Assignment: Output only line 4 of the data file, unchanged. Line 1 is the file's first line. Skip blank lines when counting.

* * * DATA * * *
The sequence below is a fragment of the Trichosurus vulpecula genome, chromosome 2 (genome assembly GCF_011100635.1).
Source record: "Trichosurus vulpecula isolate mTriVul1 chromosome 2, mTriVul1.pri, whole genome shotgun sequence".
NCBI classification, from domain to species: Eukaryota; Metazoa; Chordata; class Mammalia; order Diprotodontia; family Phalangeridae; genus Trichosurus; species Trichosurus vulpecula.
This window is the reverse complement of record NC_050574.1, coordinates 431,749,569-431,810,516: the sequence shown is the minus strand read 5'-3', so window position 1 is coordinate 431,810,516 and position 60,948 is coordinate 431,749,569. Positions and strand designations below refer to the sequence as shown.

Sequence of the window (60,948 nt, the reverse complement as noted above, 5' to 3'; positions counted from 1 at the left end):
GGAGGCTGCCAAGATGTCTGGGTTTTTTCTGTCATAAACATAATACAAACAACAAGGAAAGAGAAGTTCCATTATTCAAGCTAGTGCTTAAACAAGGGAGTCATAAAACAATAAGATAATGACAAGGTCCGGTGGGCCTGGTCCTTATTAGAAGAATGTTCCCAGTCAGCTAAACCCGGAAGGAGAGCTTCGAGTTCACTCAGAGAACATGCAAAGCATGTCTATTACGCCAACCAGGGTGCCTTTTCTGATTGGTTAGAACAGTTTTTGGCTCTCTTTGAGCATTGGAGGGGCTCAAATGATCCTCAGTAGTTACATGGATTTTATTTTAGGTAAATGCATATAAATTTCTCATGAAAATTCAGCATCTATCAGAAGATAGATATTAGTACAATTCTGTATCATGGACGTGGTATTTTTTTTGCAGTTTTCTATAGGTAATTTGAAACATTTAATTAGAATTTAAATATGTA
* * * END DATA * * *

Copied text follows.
This window is the reverse complement of record NC_050574.1, coordinates 431,749,569-431,810,516: the sequence shown is the minus strand read 5'-3', so window position 1 is coordinate 431,810,516 and position 60,948 is coordinate 431,749,569. Positions and strand designations below refer to the sequence as shown.